A true story of shipwreck and rescue, this remarkable narrative relates the ordeal of first-time author Rathe's grandfather, Miho Baccich, who, as a 16-year-old Croatian sailor, was rescued by Aboriginal people after his ship sank off Australia's desolate northwestern coast in October 1875.
Baccich watched eight fellow survivors succumb to madness and starvation, until only he and shipmate Ivan Jurich were left. Driven to cannibalism, the two were finally adopted by an Aboriginal group, and joined their rescuers' relentless search for food.
Initially fearful of these "barbarians," Baccich grew impressed with their innumerable acts of kindness, gentle ways and harmony with nature.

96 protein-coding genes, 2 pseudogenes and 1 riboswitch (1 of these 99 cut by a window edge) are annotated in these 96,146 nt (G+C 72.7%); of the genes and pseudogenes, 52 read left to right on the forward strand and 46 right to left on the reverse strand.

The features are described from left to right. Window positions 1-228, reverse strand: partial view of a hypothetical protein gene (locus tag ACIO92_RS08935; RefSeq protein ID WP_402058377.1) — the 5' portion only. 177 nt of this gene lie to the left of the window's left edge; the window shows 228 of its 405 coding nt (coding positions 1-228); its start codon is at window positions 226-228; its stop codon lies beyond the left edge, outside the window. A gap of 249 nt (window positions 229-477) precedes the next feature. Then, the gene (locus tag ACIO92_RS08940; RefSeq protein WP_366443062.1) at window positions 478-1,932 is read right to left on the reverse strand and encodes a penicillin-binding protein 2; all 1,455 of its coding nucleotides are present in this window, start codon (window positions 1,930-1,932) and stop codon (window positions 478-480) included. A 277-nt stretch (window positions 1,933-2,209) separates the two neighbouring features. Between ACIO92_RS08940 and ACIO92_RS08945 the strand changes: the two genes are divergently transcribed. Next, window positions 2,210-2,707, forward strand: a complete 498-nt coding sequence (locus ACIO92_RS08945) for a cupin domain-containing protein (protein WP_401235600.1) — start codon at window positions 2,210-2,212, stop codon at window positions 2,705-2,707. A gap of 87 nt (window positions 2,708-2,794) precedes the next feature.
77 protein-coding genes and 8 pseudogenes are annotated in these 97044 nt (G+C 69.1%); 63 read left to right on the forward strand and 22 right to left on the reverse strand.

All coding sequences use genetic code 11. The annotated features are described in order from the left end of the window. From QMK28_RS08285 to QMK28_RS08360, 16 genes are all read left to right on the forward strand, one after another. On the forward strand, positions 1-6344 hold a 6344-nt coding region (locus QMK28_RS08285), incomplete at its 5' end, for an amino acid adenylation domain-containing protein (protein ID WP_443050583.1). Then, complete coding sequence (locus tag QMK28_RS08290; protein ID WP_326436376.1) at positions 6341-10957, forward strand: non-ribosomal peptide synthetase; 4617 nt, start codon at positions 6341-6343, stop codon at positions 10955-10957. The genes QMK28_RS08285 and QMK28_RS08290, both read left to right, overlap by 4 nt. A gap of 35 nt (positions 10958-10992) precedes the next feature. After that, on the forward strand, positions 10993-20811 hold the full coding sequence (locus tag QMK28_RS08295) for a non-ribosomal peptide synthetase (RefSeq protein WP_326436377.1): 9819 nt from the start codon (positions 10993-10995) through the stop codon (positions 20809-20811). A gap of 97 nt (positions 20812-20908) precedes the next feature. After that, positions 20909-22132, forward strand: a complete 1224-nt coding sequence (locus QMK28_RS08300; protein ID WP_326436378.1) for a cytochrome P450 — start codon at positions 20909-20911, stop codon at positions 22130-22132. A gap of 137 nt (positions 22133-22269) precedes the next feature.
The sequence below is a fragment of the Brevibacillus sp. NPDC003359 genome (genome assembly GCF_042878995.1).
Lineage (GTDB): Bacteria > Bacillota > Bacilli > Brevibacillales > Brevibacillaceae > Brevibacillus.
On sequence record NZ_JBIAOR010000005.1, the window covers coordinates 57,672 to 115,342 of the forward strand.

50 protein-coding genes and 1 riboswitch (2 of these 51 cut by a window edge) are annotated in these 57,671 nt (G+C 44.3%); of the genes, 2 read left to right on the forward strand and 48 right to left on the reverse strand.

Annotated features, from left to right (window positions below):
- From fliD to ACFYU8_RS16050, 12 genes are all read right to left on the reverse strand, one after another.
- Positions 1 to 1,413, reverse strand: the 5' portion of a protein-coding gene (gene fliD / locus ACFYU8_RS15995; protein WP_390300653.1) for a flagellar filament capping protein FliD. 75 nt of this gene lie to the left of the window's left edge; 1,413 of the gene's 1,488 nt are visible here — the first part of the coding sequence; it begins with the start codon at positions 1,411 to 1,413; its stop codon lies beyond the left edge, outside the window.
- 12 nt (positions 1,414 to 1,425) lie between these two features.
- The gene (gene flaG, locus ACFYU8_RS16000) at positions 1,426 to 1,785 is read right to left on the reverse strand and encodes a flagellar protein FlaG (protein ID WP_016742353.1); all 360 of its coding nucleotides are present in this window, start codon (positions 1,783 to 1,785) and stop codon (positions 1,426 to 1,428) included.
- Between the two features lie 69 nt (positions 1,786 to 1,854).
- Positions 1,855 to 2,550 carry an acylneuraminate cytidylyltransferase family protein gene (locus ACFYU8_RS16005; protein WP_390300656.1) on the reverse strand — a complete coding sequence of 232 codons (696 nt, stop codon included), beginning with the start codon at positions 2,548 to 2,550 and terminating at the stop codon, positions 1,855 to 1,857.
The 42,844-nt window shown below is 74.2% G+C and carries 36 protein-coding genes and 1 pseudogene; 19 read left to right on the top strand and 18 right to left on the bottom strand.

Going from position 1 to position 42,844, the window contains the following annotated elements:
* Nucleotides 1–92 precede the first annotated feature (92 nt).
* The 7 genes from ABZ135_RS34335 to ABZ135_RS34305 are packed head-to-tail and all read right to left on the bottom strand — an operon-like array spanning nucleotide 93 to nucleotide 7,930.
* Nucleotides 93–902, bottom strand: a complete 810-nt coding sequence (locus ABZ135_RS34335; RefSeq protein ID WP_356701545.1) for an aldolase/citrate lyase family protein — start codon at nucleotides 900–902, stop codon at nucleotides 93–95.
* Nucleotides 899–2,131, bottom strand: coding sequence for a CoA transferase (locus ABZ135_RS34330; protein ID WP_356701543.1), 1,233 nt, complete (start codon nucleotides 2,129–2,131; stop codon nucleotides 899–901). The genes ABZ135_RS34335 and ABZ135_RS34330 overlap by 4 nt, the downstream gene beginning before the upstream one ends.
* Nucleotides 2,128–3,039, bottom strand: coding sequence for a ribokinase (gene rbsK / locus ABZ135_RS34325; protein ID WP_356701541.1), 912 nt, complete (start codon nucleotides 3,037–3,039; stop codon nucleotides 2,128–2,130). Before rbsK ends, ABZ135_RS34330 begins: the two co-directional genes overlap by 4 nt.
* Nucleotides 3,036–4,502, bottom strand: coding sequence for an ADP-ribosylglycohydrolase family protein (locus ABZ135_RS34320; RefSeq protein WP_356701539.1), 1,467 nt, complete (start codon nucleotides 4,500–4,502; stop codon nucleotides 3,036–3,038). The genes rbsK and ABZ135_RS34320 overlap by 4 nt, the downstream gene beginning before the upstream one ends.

He and Jurich were rescued by an English cutter in April 1876. Their story--first set down by a Jesuit scholar that year, and here fleshed out with new source material gathered by Rathe, who recasts the tale in crystalline modern prose--is a marvellous Conradian journey into the heart of darkness, a haunting parable on race relations and a challenge to our preconceptions about "civilised" versus "primitive" behaviour.
In an epilogue, Rathe tracks the fates of Jurich, who was murdered by the Nazis, and of Baccich, who settled in New Orleans. Embellished by sketches, maps and photographs (many in colour), this memorable adventure story combines high drama and insight into the human condition.
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